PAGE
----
By positioning two elite scorers, who can light you up on any scoring level, the Celtics are ensuring there’s cutting lanes, and that the defense can’t overload the strong side to contain Tatum. Patrick Williams ends up doing a solid job defending Tatum and the play results in a missed opportunity. However, the room Chicago afforded Tatum is a testament to impact of having both Walker and Fournier operating off ball.

Boston’s spacing has been poor this year, despite having numerous high-caliber scorers. The addition of Tristan Thompson and the further emergence of Robert Williams has ensured there’s always a big body rolling or patrolling the paint on offense. While Brown and Tatum are exceptional scorers from deep, both are better when finding their rhythm around the basket. Walker is similar, and he’s at his best when attacking mismatches and building his rhythm off success in the mid-range.

There were always at least two legitimate three-level scorers commanding the defense’s respect with Fournier on the floor - three now Brown is out for the season. Yet, even with Brown no longer being an option for the playoffs, Fournier is at least a similar replacement for the All-Star wing, rather than filling a gap with an untested rookie or sophomore.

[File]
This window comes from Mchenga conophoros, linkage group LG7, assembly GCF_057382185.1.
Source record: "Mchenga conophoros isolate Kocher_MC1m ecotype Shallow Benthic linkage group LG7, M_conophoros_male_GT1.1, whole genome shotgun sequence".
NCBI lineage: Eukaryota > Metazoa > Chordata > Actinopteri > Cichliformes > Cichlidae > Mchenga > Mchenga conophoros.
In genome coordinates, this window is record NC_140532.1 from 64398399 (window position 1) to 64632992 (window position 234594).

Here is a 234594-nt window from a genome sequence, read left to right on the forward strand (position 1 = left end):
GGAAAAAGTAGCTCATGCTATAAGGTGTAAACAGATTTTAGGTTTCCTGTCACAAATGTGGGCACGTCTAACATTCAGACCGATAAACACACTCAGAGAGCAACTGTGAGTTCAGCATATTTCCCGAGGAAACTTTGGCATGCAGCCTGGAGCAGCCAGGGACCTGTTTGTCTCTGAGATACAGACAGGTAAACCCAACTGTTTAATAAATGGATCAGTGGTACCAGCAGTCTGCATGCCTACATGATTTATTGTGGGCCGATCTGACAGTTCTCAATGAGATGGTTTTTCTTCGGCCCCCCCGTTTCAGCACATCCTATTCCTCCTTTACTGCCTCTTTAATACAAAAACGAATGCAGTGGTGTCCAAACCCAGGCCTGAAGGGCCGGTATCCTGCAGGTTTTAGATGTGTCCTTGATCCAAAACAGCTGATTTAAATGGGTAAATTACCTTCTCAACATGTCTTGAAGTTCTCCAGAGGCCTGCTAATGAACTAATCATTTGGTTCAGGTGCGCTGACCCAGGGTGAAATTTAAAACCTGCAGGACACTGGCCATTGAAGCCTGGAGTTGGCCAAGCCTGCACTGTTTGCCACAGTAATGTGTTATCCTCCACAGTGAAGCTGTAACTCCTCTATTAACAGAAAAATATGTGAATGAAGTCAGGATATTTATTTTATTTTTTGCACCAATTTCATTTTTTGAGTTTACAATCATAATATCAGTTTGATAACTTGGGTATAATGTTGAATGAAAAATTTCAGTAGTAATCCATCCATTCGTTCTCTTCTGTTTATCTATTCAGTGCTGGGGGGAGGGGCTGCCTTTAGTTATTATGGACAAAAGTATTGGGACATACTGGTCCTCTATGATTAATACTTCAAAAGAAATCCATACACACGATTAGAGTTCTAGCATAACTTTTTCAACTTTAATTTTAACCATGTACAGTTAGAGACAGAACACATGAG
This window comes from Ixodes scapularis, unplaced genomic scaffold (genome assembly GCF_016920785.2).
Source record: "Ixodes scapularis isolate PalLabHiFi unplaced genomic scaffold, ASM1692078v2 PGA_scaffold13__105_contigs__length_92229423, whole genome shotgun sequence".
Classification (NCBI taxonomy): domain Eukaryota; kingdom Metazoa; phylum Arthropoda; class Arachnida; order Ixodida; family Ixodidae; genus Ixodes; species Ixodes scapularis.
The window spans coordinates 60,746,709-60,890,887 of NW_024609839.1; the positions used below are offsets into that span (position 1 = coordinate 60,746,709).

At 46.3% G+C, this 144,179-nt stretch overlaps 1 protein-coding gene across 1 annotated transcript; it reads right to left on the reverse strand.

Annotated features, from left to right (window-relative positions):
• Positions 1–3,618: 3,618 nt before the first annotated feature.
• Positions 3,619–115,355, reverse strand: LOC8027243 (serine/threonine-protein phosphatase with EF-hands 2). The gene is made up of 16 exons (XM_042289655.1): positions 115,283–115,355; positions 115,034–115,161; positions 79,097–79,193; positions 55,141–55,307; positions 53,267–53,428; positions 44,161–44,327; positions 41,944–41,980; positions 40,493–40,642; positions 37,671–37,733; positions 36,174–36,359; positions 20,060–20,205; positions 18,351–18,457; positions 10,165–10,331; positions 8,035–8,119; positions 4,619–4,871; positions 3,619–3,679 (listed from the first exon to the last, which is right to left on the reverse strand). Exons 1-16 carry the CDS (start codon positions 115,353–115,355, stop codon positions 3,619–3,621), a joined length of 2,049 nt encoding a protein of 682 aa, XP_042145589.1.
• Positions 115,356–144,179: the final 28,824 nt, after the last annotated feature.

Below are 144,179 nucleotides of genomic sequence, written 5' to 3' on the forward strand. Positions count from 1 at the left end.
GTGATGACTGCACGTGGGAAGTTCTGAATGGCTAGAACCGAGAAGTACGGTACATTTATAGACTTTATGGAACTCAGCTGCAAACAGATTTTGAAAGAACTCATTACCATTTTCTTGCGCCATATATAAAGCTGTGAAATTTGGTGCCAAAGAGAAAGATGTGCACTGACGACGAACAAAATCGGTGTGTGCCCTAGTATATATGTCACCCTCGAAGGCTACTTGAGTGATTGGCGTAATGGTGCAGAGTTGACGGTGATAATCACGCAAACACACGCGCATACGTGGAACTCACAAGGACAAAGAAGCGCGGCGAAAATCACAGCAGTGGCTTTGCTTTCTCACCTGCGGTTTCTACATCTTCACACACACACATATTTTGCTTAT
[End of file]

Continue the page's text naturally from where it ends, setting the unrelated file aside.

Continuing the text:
The final piece to the Walker and Fournier puzzle is penetration, the elusive component to Boston’s faltering offensive approach this season. Fournier and Walker provide the Celtics with two high-level penetrators, both on and off ball. Stevens has also used the duo in sets where one is the cutter and the other quarterbacks, ensuring there’s always a scoring threat occupying defensive attention while the other resides in the open space generated by the initial cutting action.

When opposing teams are keyed in on Tatum, Walker and Fournier can punish their tunnel vision. Similarly, if Walker and Fournier’s combination play occupies the opposing team, Tatum is right there waiting to remind everyone not ever to forget his scoring ability.

The addition of Fournier has lightened the load of Boston’s other stars and unlocked previously closed avenues for success. The offense seems to tick better when Walker and Fournier are sharing the floor.

It may not be the star pairing fans were expecting to be cheering for at the beginning of the season, but right now, at this moment, it might be the pairing that surprises the world. The Celtics have a track record of finding a new identity in the playoffs once a core piece of their rotation goes down.

With Walker and Fournier playing so well off each other, that identity could be a high-pace offense with off-ball probing and Tatum operating in his best role: play finishing.